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Technical Paper

Measuring Diesel Emissions with a Split Exhaust Configuration

2001-05-07
2001-01-1949
West Virginia University evaluated diesel oxidation catalysts (DOC) and lean-NOX catalysts as part of Diesel Emissions Control-Sulfur Effects (DECSE) project. In order to perform thermal aging of the DOC and lean-NOX catalysts simultaneously and economically, each catalyst was sized to accommodate half of the engine exhaust flow. Simultaneous catalyst aging was then achieved by splitting the engine exhaust into two streams such that approximately half of the total exhaust flowed through the DOC and half through the lean-NOX catalyst. This necessitated splitting the engine exhaust into two streams during emissions measurements. Throttling valves installed in each branch of the split exhaust were adjusted so that approximately half the engine exhaust passed though the active catalyst under evaluation and into a full flow dilution tunnel for emissions measurement.
Technical Paper

The Development of a Fourth Generation Hybrid Electric Vehicle at West Virginia University

2001-03-05
2001-01-0682
As a part of the FutureTruck 2000 advanced technology student vehicle competition sponsored by the US Department of Energy and General Motors, West Virginia University has converted a full-size sport utility vehicle into a high fuel efficiency, low emissions vehicle. The environmental impact of the Chevrolet Suburban SUV, in terms of both greenhouse gas emissions and exhaust emissions, was reduced through hybridization without losing any of the functionality and utility of the base vehicle. The approach taken was one of using a high efficiency, state-of-the-art direct injection, turbocharged diesel engine coupled to a high output electric traction motor for power assist and to recover regenerative braking energy. The vehicle employs a state-of-the-art combination lean NOx catalyst, oxidation catalyst and particulate filter to ensure low exhaust emissions.
Technical Paper

2000 University of Maryland FutureTruck Design Description

2001-03-05
2001-01-0681
The University of Maryland team converted a model year 2000 Chevrolet Suburban to an ethanol-fueled hybrid-electric vehicle (HEV) and tied for first place overall in the 2000 FutureTruck competition. Competition goals include a two-thirds reduction of greenhouse gas (GHG) emissions, a reduction of exhaust emissions to meet California ultra-low emissions vehicle (ULEV) Tier II standards, and an increase in fuel economy. These goals must be met without compromising the performance, amenities, safety, or ease of manufacture of the stock Suburban. The University of Maryland FutureTruck, Proteus, addresses the competition goals with a powertrain consisting of a General Motors 3.8-L V6 engine, a 75-kW (100 hp) SatCon electric motor, and a 336-V battery pack. Additionally, Proteus incorporates several emissions-reducing and energy-saving modifications; an advanced control strategy that is implemented through use of an on-board computer and an innovative hybrid-electric drive train.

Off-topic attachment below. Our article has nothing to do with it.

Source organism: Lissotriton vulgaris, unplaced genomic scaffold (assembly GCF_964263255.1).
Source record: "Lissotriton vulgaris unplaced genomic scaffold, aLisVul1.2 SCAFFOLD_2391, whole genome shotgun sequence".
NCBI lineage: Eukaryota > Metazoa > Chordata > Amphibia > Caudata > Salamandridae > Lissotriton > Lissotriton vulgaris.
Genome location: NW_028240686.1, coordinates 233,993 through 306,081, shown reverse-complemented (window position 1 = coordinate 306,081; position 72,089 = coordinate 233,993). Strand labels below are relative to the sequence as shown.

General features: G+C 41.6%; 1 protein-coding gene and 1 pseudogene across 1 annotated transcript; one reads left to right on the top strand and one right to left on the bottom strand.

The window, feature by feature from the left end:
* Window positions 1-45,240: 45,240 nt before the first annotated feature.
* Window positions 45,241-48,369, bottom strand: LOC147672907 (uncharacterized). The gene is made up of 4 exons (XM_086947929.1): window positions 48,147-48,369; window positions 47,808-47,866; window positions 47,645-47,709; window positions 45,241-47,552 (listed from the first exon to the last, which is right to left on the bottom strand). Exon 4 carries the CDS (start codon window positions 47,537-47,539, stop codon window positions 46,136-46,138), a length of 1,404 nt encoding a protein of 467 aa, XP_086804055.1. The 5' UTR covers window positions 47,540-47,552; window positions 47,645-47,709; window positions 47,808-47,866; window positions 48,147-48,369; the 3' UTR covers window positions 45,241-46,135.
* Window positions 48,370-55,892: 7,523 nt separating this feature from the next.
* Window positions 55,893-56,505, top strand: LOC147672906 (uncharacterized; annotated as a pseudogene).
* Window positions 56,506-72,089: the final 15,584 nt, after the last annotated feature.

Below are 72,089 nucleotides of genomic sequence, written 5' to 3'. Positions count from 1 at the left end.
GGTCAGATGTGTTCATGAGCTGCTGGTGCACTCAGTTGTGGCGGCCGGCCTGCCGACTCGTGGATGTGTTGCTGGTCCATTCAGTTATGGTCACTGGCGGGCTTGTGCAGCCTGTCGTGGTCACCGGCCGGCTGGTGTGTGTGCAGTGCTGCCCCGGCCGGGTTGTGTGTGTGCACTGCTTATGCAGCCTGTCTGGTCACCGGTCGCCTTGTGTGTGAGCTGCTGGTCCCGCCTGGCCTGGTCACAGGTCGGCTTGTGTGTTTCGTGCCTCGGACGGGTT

Technical Paper

The Coaxial Cavity Resonator as a RF IC Engine Ignition Source

2001-03-05
2001-01-0987
The Quarter Wave Coaxial Cavity Resonator (QWCCR) plasma igniter is designed, from previous theoretical work, as an ignition source for an internal combustion engine. The present research has explored the implementation of the QWCCR into an internal combustion (IC) engine. The QWCCR design parameters of inner conductor length, loop geometry, and loop position were varied for two igniters of differing operating frequency. Variations of the QWCCR radio frequency (RF) parameters, as a function of engine geometry, were studied by placing the igniter in a combustion chamber and manually varying the crank position. Three identical igniters were fitted with dielectric inserts and the parameters were studied before and after ignition was sustained in a twin-cylinder engine. Optimal resonator geometries were determined. Radio frequency parameter invariance was found with respect to crank angle and piston distance. The first successful IC engine ignition using a QWCCR was achieved.
Technical Paper

Knock Prediction in Reciprocating Gas-Engines Using Detailed Chemical Kinetics

2001-03-05
2001-01-1012
Two and three-dimensional test cases were simulated using a detailed kinetic mechanism for di-methyl ether to represent methane combustion. A piston-bowl assembly for the compression and expansion strokes with combustion has been simulated at 1500 RPM. A fine grid was used for the 2-D simulations and a rather coarse grid was used for the 3-D calculations together with a k-ε subgrid-scale turbulence model and a partially stirred reactor model with three time scales. Ignition was simulated artificially by increasing the temperature at one point inside the cylinder. The results of these simulations were compared with experimental results. The simulation involved an engine with a homogeneous charge of methane as fuel. Results indicate that pressure fluctuations were captured some time after the ignition started, which indicates knock conditions.